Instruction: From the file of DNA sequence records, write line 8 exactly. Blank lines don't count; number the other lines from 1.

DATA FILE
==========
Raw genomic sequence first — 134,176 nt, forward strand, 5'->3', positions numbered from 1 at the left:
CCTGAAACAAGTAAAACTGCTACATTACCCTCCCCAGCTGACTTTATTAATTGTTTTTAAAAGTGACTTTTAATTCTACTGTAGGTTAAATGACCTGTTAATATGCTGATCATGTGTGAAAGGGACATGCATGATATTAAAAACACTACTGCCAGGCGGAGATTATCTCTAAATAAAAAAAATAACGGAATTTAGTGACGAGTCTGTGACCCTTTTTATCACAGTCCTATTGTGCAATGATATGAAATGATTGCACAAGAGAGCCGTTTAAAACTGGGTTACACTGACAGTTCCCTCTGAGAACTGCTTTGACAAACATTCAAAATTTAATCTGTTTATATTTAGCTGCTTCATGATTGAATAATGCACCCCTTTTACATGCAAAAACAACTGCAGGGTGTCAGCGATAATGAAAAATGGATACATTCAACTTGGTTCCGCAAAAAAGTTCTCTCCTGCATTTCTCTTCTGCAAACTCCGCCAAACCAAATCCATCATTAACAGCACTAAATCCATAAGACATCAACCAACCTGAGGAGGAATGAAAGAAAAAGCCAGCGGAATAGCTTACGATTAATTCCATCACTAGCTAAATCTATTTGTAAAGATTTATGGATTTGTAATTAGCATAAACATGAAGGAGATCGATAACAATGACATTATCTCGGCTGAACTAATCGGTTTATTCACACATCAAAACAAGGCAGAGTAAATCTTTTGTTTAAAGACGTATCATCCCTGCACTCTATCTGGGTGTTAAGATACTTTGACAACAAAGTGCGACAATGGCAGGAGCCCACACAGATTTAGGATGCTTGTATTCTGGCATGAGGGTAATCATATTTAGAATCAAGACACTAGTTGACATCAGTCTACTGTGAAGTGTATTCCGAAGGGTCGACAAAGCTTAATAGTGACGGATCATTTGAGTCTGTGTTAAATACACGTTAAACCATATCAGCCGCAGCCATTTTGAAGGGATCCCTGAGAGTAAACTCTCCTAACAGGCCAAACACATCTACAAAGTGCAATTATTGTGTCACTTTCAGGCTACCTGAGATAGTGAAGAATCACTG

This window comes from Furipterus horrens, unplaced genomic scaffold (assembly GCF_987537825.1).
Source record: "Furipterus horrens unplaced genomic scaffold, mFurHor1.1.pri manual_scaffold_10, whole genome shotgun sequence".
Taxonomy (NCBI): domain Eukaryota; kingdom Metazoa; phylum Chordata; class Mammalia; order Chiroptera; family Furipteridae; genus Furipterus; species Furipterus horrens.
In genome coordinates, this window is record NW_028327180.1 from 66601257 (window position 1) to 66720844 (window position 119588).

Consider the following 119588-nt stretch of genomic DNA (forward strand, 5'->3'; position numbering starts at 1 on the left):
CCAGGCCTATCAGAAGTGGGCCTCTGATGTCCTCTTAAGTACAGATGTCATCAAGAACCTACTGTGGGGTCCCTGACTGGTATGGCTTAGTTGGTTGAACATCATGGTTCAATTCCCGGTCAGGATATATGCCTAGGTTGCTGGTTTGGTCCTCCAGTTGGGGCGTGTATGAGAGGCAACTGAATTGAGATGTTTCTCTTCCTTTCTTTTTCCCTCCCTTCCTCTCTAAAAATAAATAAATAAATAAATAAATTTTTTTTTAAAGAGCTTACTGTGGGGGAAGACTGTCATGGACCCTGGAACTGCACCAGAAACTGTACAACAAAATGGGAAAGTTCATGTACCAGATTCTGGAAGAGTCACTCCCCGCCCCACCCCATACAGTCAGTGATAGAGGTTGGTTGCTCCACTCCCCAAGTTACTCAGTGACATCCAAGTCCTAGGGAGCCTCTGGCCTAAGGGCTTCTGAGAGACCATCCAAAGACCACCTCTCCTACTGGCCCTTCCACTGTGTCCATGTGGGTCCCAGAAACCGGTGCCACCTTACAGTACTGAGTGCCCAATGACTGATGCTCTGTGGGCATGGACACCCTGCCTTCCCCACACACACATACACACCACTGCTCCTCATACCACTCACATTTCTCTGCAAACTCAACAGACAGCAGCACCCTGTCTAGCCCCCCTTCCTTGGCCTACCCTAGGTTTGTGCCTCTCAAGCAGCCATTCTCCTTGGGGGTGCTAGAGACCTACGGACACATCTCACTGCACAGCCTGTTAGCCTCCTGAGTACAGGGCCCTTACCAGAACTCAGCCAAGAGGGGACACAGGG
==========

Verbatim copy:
CCAGGCCTATCAGAAGTGGGCCTCTGATGTCCTCTTAAGTACAGATGTCATCAAGAACCTACTGTGGGGTCCCTGACTGGTATGGCTTAGTTGGTTGAACATCATGGTTCAATTCCCGGTCAGGATATATGCCTAGGTTGCTGGTTTGGTCCTCCAGTTGGGGCGTGTATGAGAGGCAACTGAATTGAGATGTTTCTCTTCCTTTCTTTTTCCCTCCCTTCCTCTCTAAAAATAAATAAATAAATAAATAAATTTTTTTTTAAAGAGCTTACTGTGGGGGAAGACTGTCATGGACCCTGGAACTGCACCAGAAACTGTACAACAAAATGGGAAAGTTCATGTACCAGATTCTGGAAGAGTCACTCCCCGCCCCACCCCATACAGTCAGTGATAGAGGTTGGTTGCTCCACTCCCCAAGTTACTCAGTGACATCCAAGTCCTAGGGAGCCTCTGGCCTAAGGGCTTCTGAGAGACCATCCAAAGACCACCTCTCCTACTGGCCCTTCCACTGTGTCCATGTGGGTCCCAGAAACCGGTGCCACCTTACAGTACTGAGTGCCCAATGACTGATGCTCTGTGGGCATGGACACCCTGCCTTCCCCACACACACATACACACCACTGCTCCTCATACCACTCACATTTCTCTGCAAACTCAACAGACAGCAGCACCCTGTCTAGCCCCCCTTCCTTGGCCTACCCTAGGTTTGTGCCTCTCAAGCAGCCATTCTCCTTGGGGGTGCTAGAGACCTACGGACACATCTCACTGCACAGCCTGTTAGCCTCCTGAGTACAGGGCCCTTACCAGAACTCAGCCAAGAGGGGACACAGGG